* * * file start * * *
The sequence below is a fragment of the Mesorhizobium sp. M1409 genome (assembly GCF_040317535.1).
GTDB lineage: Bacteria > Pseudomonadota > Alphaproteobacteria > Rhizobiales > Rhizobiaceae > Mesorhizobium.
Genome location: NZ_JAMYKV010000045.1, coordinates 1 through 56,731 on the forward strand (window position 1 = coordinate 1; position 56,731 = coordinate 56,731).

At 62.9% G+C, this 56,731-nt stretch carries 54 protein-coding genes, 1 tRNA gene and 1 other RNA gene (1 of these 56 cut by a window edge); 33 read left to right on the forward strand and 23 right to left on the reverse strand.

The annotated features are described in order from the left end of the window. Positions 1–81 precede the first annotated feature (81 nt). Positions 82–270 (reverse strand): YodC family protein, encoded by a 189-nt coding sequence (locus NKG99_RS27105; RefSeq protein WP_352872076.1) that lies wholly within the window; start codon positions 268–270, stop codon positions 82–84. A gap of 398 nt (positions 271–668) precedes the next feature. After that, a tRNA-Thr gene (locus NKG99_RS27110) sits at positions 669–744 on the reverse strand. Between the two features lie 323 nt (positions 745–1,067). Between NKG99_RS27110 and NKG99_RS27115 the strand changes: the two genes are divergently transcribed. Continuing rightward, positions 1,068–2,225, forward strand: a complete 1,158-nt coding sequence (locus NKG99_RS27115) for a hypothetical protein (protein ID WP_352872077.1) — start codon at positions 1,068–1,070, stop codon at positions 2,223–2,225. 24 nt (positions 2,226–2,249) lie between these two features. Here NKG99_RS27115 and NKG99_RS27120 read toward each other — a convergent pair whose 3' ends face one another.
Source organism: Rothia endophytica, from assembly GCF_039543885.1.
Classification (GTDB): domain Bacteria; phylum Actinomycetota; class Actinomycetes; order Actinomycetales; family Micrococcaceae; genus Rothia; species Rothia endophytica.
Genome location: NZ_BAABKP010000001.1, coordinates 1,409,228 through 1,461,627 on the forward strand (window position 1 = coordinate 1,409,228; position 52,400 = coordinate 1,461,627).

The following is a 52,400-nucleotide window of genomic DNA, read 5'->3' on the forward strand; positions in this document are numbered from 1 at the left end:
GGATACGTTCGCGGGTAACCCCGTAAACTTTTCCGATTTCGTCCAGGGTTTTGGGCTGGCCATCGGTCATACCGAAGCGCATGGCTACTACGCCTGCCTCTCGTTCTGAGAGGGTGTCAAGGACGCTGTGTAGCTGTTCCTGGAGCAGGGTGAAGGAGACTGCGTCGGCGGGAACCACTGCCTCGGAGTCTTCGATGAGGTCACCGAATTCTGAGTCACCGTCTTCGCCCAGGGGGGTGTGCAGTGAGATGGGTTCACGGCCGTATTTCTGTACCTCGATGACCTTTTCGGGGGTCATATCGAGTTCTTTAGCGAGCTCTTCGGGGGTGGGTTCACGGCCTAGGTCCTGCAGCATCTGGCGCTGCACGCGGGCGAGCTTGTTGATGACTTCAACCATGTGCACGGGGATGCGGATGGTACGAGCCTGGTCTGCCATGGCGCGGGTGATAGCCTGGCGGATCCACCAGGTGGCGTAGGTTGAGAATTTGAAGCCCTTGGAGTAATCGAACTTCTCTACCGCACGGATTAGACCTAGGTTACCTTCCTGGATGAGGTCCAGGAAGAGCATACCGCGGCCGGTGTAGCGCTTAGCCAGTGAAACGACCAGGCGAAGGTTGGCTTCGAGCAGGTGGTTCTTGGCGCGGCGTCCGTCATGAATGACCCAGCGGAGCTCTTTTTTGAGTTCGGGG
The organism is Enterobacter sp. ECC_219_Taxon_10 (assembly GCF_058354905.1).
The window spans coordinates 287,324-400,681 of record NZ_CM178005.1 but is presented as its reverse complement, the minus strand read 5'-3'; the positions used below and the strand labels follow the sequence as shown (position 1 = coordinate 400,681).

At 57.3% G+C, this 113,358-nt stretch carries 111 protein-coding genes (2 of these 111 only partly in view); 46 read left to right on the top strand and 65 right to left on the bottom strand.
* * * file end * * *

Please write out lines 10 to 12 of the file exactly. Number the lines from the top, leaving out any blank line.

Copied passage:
GGATACGTTCGCGGGTAACCCCGTAAACTTTTCCGATTTCGTCCAGGGTTTTGGGCTGGCCATCGGTCATACCGAAGCGCATGGCTACTACGCCTGCCTCTCGTTCTGAGAGGGTGTCAAGGACGCTGTGTAGCTGTTCCTGGAGCAGGGTGAAGGAGACTGCGTCGGCGGGAACCACTGCCTCGGAGTCTTCGATGAGGTCACCGAATTCTGAGTCACCGTCTTCGCCCAGGGGGGTGTGCAGTGAGATGGGTTCACGGCCGTATTTCTGTACCTCGATGACCTTTTCGGGGGTCATATCGAGTTCTTTAGCGAGCTCTTCGGGGGTGGGTTCACGGCCTAGGTCCTGCAGCATCTGGCGCTGCACGCGGGCGAGCTTGTTGATGACTTCAACCATGTGCACGGGGATGCGGATGGTACGAGCCTGGTCTGCCATGGCGCGGGTGATAGCCTGGCGGATCCACCAGGTGGCGTAGGTTGAGAATTTGAAGCCCTTGGAGTAATCGAACTTCTCTACCGCACGGATTAGACCTAGGTTACCTTCCTGGATGAGGTCCAGGAAGAGCATACCGCGGCCGGTGTAGCGCTTAGCCAGTGAAACGACCAGGCGAAGGTTGGCTTCGAGCAGGTGGTTCTTGGCGCGGCGTCCGTCATGAATGACCCAGCGGAGCTCTTTTTTGAGTTCGGGG
The organism is Enterobacter sp. ECC_219_Taxon_10 (assembly GCF_058354905.1).
The window spans coordinates 287,324-400,681 of record NZ_CM178005.1 but is presented as its reverse complement, the minus strand read 5'-3'; the positions used below and the strand labels follow the sequence as shown (position 1 = coordinate 400,681).